Approach Gamma focused the distinction between liabilities and equity on features that were relevant for Assessments A, B and Y. This approach was the most consistent with the current requirements of IAS 32, it might, however, affect the classification of some obligations to transfer economic resources on liquidation. Also, the proposed definition of a liability in the Conceptual Framework exposure draft would have to be expanded to include other features.

He said that the focus on these approaches did not mean that the other features were not relevant.

One Board member suggested identifying distinct instruments and determining if they were equity or liability under each of the approaches. He said that the challenge of the project would be to capture instruments with many features. He suggested exploring the features and approaches in a discussion paper. He said that the Brazilian regulator would probably prefer Approach Alpha.

A fellow Board member expressed a preference for Approach Gamma as an obligation to transfer economic resources prior to liquidation or to transfer an amount that was independent of the entity’s economic resources would be classified as liability. She also liked that share-settled instruments were captured by this approach. The Technical Manager acknowledged that and said that the specified amount was the determining factor and that under Approach Gamma cumulative preference shares would be classified as liabilities.

One Board member asked whether staff intended to continue with all three approaches. He expressed strong concern about changing existing equity and liability classifications drastically. He therefore preferred Approach Gamma but said that exemptions would still be required under this approach, e.g., for the classification of partnership capital. Alternatively, IAS 32 could be left unchanged and only specific problems, e.g., NCI puts, could be addressed separately. The Technical Manager acknowledged the comment and replied that a discussion paper should describe more than one approach to ensure that constituents understood that none of the approaches solved all the problems.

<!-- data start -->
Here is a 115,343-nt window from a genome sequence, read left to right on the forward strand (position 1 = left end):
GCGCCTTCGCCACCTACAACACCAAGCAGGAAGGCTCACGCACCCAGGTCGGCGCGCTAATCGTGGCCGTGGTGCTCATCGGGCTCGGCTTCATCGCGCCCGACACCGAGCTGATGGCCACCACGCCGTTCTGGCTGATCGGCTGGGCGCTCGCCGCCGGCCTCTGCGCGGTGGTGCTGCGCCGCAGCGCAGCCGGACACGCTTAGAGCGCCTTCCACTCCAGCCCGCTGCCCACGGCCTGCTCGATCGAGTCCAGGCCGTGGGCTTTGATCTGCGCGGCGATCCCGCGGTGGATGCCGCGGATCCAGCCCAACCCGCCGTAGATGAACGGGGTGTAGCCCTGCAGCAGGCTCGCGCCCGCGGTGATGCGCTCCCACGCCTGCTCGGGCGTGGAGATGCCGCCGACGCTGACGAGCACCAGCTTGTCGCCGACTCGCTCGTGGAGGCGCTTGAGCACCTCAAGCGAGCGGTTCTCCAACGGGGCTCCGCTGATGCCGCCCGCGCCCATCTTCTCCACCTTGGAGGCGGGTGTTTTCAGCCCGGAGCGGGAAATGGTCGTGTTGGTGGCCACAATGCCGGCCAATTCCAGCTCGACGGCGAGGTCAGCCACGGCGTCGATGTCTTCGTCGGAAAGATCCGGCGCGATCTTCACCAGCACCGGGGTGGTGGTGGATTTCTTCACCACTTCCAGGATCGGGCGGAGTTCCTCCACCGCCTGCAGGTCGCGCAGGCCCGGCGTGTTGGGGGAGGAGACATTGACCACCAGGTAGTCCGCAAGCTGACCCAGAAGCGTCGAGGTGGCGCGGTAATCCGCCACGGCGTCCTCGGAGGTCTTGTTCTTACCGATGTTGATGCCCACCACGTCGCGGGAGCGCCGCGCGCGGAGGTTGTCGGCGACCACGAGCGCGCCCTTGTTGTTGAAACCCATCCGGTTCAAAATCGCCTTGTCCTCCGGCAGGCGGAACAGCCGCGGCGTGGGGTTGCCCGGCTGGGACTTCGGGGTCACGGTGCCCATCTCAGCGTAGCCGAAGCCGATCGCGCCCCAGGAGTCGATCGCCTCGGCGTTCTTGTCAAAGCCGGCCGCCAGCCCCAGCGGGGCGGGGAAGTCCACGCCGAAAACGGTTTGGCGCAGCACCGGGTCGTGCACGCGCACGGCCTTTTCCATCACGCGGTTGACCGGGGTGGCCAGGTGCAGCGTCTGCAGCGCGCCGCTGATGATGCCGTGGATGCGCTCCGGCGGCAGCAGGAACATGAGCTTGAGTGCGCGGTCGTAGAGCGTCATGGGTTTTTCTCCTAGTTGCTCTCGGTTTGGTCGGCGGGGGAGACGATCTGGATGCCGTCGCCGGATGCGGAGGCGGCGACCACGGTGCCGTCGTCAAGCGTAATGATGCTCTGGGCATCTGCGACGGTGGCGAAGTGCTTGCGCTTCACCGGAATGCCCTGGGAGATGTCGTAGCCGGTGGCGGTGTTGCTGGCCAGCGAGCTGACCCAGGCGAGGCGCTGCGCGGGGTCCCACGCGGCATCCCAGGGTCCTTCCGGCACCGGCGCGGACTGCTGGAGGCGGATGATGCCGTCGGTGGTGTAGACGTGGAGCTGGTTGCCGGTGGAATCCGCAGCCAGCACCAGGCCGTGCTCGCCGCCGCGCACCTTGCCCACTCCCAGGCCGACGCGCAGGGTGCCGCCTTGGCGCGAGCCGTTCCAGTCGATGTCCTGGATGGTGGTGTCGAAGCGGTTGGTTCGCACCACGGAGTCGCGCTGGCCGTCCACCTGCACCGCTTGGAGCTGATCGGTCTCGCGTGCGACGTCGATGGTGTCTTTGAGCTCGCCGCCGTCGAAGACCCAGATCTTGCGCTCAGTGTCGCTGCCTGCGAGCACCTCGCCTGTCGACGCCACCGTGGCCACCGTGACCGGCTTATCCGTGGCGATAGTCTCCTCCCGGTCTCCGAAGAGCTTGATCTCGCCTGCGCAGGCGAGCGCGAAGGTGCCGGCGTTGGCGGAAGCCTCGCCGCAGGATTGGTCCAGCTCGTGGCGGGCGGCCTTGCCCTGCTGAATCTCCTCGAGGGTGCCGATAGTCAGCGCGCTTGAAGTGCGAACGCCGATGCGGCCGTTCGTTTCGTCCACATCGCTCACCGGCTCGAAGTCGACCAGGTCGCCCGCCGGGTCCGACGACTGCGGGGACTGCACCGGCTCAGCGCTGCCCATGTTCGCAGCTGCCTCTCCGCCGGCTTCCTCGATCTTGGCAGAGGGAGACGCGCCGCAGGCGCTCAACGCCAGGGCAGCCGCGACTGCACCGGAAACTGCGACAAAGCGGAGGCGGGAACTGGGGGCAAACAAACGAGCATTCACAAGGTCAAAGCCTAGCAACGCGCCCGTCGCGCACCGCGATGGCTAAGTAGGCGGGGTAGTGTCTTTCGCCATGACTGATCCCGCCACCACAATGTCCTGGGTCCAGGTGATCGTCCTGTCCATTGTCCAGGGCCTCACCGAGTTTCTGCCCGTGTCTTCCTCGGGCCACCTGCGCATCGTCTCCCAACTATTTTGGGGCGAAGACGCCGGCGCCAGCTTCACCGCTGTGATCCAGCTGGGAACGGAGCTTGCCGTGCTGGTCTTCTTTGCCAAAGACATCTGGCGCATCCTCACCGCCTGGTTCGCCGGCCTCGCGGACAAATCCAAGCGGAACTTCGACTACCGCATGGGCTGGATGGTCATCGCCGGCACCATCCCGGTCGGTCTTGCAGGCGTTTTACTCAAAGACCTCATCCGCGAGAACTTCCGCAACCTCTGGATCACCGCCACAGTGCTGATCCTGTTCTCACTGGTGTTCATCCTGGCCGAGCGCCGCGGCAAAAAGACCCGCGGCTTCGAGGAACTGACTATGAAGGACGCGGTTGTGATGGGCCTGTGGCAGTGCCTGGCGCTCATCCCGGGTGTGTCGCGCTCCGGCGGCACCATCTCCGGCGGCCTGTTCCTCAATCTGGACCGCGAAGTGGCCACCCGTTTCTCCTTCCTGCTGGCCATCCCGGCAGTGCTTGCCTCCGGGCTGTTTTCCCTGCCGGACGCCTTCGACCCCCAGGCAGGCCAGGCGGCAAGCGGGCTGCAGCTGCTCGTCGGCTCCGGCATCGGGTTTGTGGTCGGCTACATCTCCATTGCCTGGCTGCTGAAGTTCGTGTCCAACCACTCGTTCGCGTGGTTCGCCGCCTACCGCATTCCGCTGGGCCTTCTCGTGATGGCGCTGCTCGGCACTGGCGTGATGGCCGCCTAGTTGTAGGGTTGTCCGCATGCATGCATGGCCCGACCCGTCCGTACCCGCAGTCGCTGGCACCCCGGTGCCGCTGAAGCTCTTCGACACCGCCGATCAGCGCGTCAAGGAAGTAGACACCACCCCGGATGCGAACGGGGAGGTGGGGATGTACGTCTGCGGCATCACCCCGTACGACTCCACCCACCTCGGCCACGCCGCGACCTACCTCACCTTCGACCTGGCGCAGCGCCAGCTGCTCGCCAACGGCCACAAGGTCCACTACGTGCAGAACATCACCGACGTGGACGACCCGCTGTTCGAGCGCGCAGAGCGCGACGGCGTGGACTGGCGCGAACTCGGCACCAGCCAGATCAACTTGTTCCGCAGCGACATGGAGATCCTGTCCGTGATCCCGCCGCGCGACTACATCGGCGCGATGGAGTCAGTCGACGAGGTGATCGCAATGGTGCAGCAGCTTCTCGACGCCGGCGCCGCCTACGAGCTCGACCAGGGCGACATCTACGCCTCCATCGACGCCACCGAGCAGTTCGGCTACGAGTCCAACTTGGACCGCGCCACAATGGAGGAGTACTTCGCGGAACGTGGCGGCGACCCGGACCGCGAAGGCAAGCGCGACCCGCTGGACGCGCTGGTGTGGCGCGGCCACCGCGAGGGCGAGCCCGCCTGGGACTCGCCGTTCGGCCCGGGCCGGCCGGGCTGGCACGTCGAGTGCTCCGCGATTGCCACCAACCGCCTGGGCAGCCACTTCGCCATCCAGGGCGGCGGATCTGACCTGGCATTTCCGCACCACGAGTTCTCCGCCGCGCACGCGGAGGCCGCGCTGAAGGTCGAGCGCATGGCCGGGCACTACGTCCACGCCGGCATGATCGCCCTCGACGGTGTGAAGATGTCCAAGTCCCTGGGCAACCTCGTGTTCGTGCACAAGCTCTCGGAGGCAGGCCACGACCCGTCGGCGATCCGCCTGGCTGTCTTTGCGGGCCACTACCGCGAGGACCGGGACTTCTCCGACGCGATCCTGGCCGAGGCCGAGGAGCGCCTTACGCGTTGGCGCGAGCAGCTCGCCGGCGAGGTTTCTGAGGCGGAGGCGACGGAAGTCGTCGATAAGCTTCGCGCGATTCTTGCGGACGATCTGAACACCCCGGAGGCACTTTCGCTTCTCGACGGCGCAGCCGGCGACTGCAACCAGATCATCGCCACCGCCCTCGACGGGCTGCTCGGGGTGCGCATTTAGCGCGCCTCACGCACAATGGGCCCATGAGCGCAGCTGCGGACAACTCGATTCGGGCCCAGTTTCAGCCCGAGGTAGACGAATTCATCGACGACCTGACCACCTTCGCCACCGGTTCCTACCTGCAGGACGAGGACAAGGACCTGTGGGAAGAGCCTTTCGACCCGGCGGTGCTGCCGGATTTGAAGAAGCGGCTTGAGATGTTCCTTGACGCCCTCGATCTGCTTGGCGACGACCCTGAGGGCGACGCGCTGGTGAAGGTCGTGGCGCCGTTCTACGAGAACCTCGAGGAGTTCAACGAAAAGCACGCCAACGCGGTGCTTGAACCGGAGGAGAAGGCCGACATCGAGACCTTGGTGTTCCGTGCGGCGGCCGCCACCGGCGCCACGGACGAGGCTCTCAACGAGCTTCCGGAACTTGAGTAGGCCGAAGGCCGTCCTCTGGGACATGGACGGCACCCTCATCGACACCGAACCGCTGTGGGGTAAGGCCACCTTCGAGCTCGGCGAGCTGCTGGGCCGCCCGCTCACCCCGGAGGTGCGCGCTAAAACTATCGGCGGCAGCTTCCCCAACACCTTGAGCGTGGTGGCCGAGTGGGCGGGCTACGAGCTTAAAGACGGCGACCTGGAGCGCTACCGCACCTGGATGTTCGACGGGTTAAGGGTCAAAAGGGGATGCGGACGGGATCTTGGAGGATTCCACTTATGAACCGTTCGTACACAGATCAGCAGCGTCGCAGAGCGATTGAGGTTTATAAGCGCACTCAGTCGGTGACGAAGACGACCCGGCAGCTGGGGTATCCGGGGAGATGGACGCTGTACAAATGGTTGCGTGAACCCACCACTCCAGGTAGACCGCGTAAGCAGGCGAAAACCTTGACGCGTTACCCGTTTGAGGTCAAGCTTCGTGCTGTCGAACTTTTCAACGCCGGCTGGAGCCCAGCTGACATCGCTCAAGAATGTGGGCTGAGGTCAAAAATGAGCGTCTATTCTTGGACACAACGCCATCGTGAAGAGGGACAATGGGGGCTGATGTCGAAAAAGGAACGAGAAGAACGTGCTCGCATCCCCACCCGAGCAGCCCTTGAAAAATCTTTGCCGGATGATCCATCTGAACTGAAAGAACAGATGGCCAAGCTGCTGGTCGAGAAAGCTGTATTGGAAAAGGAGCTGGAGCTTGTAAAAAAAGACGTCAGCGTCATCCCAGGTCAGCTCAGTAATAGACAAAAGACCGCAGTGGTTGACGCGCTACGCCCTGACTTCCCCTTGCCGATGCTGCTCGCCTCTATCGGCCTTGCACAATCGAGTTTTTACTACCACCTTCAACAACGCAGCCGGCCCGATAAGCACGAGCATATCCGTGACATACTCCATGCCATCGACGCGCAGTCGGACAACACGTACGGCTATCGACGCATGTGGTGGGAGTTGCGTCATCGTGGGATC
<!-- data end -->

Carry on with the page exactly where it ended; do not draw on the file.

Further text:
A Board member added that the Board could indicate a preference for Approach Gamma in a discussion paper and discuss the impact on IAS 32. The Technical Director acknowledged that and said that the approach could be tested towards a range of instruments. A Board member agreed and said that the issues experienced on the previous attempts to change IAS 32 should be taken into consideration. The Technical Manager said that the Board would still need to make a decision what the distinction should be based on and stressed that Approach Gamma was not similar to the ‘basic ownership approach’ that had been rejected previously. Approach Gamma would not lead to only one class of equity with the remainder classified as liabilities.

One Board member said that he would not be comfortable to express a preference for one of the approaches without having collected feedback by way of a discussion paper. A fellow Board member said that IAS 32 had not caused problems for preparers but there was confusion among investors. The Technical Manager assured that the investor perspective would be considered in the project, especially by addressing the diversity in practice. The Board member replied that Approaches Alpha and Gamma would still treat share-based and equity-based settlement differently and only Approach Beta would solve this inconsistency. He advised the staff to also consider IFRS 2 issues in the project. A fellow Board member agreed and supported publication of a discussion paper including giving an explanation of why a discussion paper was needed. She said that she saw the benefit of Approach Beta but that sub-classification could also be introduced under Approach Gamma. One Board member said that each Approach should present the benefit for current practice issues in order to get consent from constituents. He said it would be consistent to proceed with an approach that was in line with the Conceptual Framework exposure draft. The Chairman replied that the Board should not be constrained by the Conceptual Framework exposure draft.

One Board member preferred Approach Beta as Approach Gamma, to him, was an artificial combination. He said that he did not see the need for a binary classification.

The Technical Manager concluded that the staff would examine the effects of the approaches on more and more instruments. One Board member replied that she liked to have a principle based on simple instruments before looking at more complex instruments. The Technical Director agreed but said this would be difficult for derivatives which were to be discussed in the following meeting.